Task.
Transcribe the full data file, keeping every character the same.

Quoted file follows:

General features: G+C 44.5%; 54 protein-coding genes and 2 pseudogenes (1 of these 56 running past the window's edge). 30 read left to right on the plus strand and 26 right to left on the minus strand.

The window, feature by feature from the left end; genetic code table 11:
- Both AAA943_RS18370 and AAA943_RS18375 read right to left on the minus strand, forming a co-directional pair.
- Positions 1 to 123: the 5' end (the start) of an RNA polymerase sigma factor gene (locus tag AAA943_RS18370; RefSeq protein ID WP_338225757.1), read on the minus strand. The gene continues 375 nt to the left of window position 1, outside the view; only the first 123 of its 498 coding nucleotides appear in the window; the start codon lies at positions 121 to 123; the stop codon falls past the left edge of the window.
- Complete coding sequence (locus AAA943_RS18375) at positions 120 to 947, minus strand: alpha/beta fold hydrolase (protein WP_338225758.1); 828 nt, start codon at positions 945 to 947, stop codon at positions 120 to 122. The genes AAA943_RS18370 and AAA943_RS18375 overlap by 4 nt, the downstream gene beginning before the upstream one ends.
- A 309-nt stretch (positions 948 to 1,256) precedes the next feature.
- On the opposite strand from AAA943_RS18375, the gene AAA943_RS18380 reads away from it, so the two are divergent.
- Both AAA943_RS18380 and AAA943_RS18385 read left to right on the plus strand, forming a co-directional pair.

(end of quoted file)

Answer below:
General features: G+C 44.5%; 54 protein-coding genes and 2 pseudogenes (1 of these 56 running past the window's edge). 30 read left to right on the plus strand and 26 right to left on the minus strand.

The window, feature by feature from the left end; genetic code table 11:
- Both AAA943_RS18370 and AAA943_RS18375 read right to left on the minus strand, forming a co-directional pair.
- Positions 1 to 123: the 5' end (the start) of an RNA polymerase sigma factor gene (locus tag AAA943_RS18370; RefSeq protein ID WP_338225757.1), read on the minus strand. The gene continues 375 nt to the left of window position 1, outside the view; only the first 123 of its 498 coding nucleotides appear in the window; the start codon lies at positions 121 to 123; the stop codon falls past the left edge of the window.
- Complete coding sequence (locus AAA943_RS18375) at positions 120 to 947, minus strand: alpha/beta fold hydrolase (protein WP_338225758.1); 828 nt, start codon at positions 945 to 947, stop codon at positions 120 to 122. The genes AAA943_RS18370 and AAA943_RS18375 overlap by 4 nt, the downstream gene beginning before the upstream one ends.
- A 309-nt stretch (positions 948 to 1,256) precedes the next feature.
- On the opposite strand from AAA943_RS18375, the gene AAA943_RS18380 reads away from it, so the two are divergent.
- Both AAA943_RS18380 and AAA943_RS18385 read left to right on the plus strand, forming a co-directional pair.